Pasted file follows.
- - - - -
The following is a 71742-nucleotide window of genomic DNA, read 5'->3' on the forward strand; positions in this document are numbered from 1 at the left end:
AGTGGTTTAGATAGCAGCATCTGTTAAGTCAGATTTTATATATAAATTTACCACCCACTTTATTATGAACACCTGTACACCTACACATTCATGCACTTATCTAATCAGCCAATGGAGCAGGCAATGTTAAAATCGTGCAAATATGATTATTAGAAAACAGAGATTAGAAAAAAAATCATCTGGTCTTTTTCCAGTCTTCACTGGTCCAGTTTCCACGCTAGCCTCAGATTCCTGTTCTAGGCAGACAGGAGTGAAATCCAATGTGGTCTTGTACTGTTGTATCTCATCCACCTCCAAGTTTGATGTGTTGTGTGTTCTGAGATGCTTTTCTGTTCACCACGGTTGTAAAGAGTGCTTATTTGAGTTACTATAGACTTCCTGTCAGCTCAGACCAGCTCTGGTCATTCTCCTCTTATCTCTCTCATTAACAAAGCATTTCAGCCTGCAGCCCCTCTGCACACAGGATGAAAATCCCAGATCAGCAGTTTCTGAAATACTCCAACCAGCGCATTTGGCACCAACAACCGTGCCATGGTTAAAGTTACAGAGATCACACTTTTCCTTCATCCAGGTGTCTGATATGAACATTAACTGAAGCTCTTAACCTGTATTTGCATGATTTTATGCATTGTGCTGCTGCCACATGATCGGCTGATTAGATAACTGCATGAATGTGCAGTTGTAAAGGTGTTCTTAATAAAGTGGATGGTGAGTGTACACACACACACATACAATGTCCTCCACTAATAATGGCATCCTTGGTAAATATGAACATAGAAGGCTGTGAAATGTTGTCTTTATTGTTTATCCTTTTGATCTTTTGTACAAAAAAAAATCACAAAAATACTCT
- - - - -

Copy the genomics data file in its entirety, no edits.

The following is a 71742-nucleotide window of genomic DNA, read 5'->3' on the forward strand; positions in this document are numbered from 1 at the left end:
AGTGGTTTAGATAGCAGCATCTGTTAAGTCAGATTTTATATATAAATTTACCACCCACTTTATTATGAACACCTGTACACCTACACATTCATGCACTTATCTAATCAGCCAATGGAGCAGGCAATGTTAAAATCGTGCAAATATGATTATTAGAAAACAGAGATTAGAAAAAAAATCATCTGGTCTTTTTCCAGTCTTCACTGGTCCAGTTTCCACGCTAGCCTCAGATTCCTGTTCTAGGCAGACAGGAGTGAAATCCAATGTGGTCTTGTACTGTTGTATCTCATCCACCTCCAAGTTTGATGTGTTGTGTGTTCTGAGATGCTTTTCTGTTCACCACGGTTGTAAAGAGTGCTTATTTGAGTTACTATAGACTTCCTGTCAGCTCAGACCAGCTCTGGTCATTCTCCTCTTATCTCTCTCATTAACAAAGCATTTCAGCCTGCAGCCCCTCTGCACACAGGATGAAAATCCCAGATCAGCAGTTTCTGAAATACTCCAACCAGCGCATTTGGCACCAACAACCGTGCCATGGTTAAAGTTACAGAGATCACACTTTTCCTTCATCCAGGTGTCTGATATGAACATTAACTGAAGCTCTTAACCTGTATTTGCATGATTTTATGCATTGTGCTGCTGCCACATGATCGGCTGATTAGATAACTGCATGAATGTGCAGTTGTAAAGGTGTTCTTAATAAAGTGGATGGTGAGTGTACACACACACACATACAATGTCCTCCACTAATAATGGCATCCTTGGTAAATATGAACATAGAAGGCTGTGAAATGTTGTCTTTATTGTTTATCCTTTTGATCTTTTGTACAAAAAAAAATCACAAAAATACTCT